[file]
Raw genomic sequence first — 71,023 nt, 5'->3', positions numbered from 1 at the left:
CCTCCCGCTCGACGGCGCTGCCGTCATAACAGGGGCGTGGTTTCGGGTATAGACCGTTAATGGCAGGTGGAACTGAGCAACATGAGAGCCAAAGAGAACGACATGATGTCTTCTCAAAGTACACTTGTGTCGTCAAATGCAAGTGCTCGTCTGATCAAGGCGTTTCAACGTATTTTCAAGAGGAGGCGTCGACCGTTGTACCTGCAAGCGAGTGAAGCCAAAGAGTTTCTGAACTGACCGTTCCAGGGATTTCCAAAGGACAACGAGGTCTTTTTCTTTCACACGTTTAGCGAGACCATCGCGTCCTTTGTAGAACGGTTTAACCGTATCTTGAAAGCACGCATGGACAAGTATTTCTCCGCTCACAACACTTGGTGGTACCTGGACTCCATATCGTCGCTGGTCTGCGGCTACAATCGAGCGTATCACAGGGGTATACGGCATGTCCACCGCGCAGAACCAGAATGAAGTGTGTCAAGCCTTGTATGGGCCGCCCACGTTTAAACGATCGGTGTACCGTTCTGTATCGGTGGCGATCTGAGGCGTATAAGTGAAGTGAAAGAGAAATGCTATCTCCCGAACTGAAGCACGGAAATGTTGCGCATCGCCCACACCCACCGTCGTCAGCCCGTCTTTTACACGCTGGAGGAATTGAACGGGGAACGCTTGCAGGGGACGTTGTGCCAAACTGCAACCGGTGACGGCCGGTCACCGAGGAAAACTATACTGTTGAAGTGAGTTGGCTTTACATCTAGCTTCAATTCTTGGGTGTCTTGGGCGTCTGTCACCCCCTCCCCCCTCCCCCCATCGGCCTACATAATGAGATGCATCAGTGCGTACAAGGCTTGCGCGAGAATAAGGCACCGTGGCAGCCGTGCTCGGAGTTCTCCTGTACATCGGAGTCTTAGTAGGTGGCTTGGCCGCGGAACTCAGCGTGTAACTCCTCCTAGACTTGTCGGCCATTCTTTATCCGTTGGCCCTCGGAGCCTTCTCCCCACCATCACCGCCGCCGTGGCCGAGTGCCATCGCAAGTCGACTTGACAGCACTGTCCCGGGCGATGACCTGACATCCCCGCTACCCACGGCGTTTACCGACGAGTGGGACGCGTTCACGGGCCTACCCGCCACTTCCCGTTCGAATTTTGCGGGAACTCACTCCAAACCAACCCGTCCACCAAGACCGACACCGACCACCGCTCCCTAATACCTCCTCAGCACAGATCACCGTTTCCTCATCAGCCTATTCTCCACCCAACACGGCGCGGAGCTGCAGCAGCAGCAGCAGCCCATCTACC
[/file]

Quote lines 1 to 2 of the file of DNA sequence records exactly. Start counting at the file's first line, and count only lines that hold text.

Raw genomic sequence first — 71,023 nt, 5'->3', positions numbered from 1 at the left:
CCTCCCGCTCGACGGCGCTGCCGTCATAACAGGGGCGTGGTTTCGGGTATAGACCGTTAATGGCAGGTGGAACTGAGCAACATGAGAGCCAAAGAGAACGACATGATGTCTTCTCAAAGTACACTTGTGTCGTCAAATGCAAGTGCTCGTCTGATCAAGGCGTTTCAACGTATTTTCAAGAGGAGGCGTCGACCGTTGTACCTGCAAGCGAGTGAAGCCAAAGAGTTTCTGAACTGACCGTTCCAGGGATTTCCAAAGGACAACGAGGTCTTTTTCTTTCACACGTTTAGCGAGACCATCGCGTCCTTTGTAGAACGGTTTAACCGTATCTTGAAAGCACGCATGGACAAGTATTTCTCCGCTCACAACACTTGGTGGTACCTGGACTCCATATCGTCGCTGGTCTGCGGCTACAATCGAGCGTATCACAGGGGTATACGGCATGTCCACCGCGCAGAACCAGAATGAAGTGTGTCAAGCCTTGTATGGGCCGCCCACGTTTAAACGATCGGTGTACCGTTCTGTATCGGTGGCGATCTGAGGCGTATAAGTGAAGTGAAAGAGAAATGCTATCTCCCGAACTGAAGCACGGAAATGTTGCGCATCGCCCACACCCACCGTCGTCAGCCCGTCTTTTACACGCTGGAGGAATTGAACGGGGAACGCTTGCAGGGGACGTTGTGCCAAACTGCAACCGGTGACGGCCGGTCACCGAGGAAAACTATACTGTTGAAGTGAGTTGGCTTTACATCTAGCTTCAATTCTTGGGTGTCTTGGGCGTCTGTCACCCCCTCCCCCCTCCCCCCATCGGCCTACATAATGAGATGCATCAGTGCGTACAAGGCTTGCGCGAGAATAAGGCACCGTGGCAGCCGTGCTCGGAGTTCTCCTGTACATCGGAGTCTTAGTAGGTGGCTTGGCCGCGGAACTCAGCGTGTAACTCCTCCTAGACTTGTCGGCCATTCTTTATCCGTTGGCCCTCGGAGCCTTCTCCCCACCATCACCGCCGCCGTGGCCGAGTGCCATCGCAAGTCGACTTGACAGCACTGTCCCGGGCGATGACCTGACATCCCCGCTACCCACGGCGTTTACCGACGAGTGGGACGCGTTCACGGGCCTACCCGCCACTTCCCGTTCGAATTTTGCGGGAACTCACTCCAAACCAACCCGTCCACCAAGACCGACACCGACCACCGCTCCCTAATACCTCCTCAGCACAGATCACCGTTTCCTCATCAGCCTATTCTCCACCCAACACGGCGCGGAGCTGCAGCAGCAGCAGCAGCCCATCTACC